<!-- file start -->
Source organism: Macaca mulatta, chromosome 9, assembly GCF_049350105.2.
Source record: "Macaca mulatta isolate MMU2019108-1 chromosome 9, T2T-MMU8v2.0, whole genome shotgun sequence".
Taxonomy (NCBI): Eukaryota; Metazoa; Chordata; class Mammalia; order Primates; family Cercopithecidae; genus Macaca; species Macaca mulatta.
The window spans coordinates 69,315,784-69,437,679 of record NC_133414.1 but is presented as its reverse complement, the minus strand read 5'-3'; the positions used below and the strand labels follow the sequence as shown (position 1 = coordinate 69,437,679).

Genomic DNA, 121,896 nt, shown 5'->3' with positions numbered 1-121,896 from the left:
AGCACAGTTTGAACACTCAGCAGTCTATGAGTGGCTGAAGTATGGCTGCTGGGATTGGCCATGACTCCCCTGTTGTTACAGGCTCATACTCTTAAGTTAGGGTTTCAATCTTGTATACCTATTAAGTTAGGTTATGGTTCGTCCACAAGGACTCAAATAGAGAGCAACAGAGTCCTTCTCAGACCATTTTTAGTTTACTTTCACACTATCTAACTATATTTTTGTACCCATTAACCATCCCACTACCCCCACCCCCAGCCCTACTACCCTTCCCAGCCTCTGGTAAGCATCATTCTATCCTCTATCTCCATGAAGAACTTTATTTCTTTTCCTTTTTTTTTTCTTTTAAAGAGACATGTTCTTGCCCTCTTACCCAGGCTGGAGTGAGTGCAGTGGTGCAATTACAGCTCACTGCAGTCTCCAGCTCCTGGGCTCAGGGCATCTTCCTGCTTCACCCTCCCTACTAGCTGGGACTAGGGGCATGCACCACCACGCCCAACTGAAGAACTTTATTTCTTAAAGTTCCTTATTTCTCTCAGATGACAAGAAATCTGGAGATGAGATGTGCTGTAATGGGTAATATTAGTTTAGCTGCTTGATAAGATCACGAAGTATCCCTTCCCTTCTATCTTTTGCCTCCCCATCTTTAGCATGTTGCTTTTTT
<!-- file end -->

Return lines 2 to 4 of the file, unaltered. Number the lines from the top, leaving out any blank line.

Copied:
Source record: "Macaca mulatta isolate MMU2019108-1 chromosome 9, T2T-MMU8v2.0, whole genome shotgun sequence".
Taxonomy (NCBI): Eukaryota; Metazoa; Chordata; class Mammalia; order Primates; family Cercopithecidae; genus Macaca; species Macaca mulatta.
The window spans coordinates 69,315,784-69,437,679 of record NC_133414.1 but is presented as its reverse complement, the minus strand read 5'-3'; the positions used below and the strand labels follow the sequence as shown (position 1 = coordinate 69,437,679).